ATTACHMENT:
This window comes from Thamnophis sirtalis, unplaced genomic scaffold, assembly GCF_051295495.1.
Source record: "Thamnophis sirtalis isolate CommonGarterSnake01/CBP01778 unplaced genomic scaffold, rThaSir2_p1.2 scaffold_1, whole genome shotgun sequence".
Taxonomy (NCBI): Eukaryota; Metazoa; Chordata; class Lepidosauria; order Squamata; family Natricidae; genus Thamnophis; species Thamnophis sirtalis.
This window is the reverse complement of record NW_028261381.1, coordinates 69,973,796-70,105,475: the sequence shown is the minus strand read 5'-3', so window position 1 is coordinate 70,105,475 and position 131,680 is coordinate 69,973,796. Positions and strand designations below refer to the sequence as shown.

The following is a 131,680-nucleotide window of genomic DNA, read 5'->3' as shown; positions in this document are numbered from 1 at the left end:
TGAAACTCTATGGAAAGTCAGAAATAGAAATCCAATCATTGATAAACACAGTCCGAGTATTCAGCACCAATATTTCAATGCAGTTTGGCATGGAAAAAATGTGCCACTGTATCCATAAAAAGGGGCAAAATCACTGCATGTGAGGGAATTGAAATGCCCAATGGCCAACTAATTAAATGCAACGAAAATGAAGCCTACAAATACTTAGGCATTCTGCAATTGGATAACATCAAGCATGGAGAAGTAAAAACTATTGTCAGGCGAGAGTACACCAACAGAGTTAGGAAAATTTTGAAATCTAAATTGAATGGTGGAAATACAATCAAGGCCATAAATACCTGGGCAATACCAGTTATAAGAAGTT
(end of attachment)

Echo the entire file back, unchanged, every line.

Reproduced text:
This window comes from Thamnophis sirtalis, unplaced genomic scaffold, assembly GCF_051295495.1.
Source record: "Thamnophis sirtalis isolate CommonGarterSnake01/CBP01778 unplaced genomic scaffold, rThaSir2_p1.2 scaffold_1, whole genome shotgun sequence".
Taxonomy (NCBI): Eukaryota; Metazoa; Chordata; class Lepidosauria; order Squamata; family Natricidae; genus Thamnophis; species Thamnophis sirtalis.
This window is the reverse complement of record NW_028261381.1, coordinates 69,973,796-70,105,475: the sequence shown is the minus strand read 5'-3', so window position 1 is coordinate 70,105,475 and position 131,680 is coordinate 69,973,796. Positions and strand designations below refer to the sequence as shown.

The following is a 131,680-nucleotide window of genomic DNA, read 5'->3' as shown; positions in this document are numbered from 1 at the left end:
TGAAACTCTATGGAAAGTCAGAAATAGAAATCCAATCATTGATAAACACAGTCCGAGTATTCAGCACCAATATTTCAATGCAGTTTGGCATGGAAAAAATGTGCCACTGTATCCATAAAAAGGGGCAAAATCACTGCATGTGAGGGAATTGAAATGCCCAATGGCCAACTAATTAAATGCAACGAAAATGAAGCCTACAAATACTTAGGCATTCTGCAATTGGATAACATCAAGCATGGAGAAGTAAAAACTATTGTCAGGCGAGAGTACACCAACAGAGTTAGGAAAATTTTGAAATCTAAATTGAATGGTGGAAATACAATCAAGGCCATAAATACCTGGGCAATACCAGTTATAAGAAGTT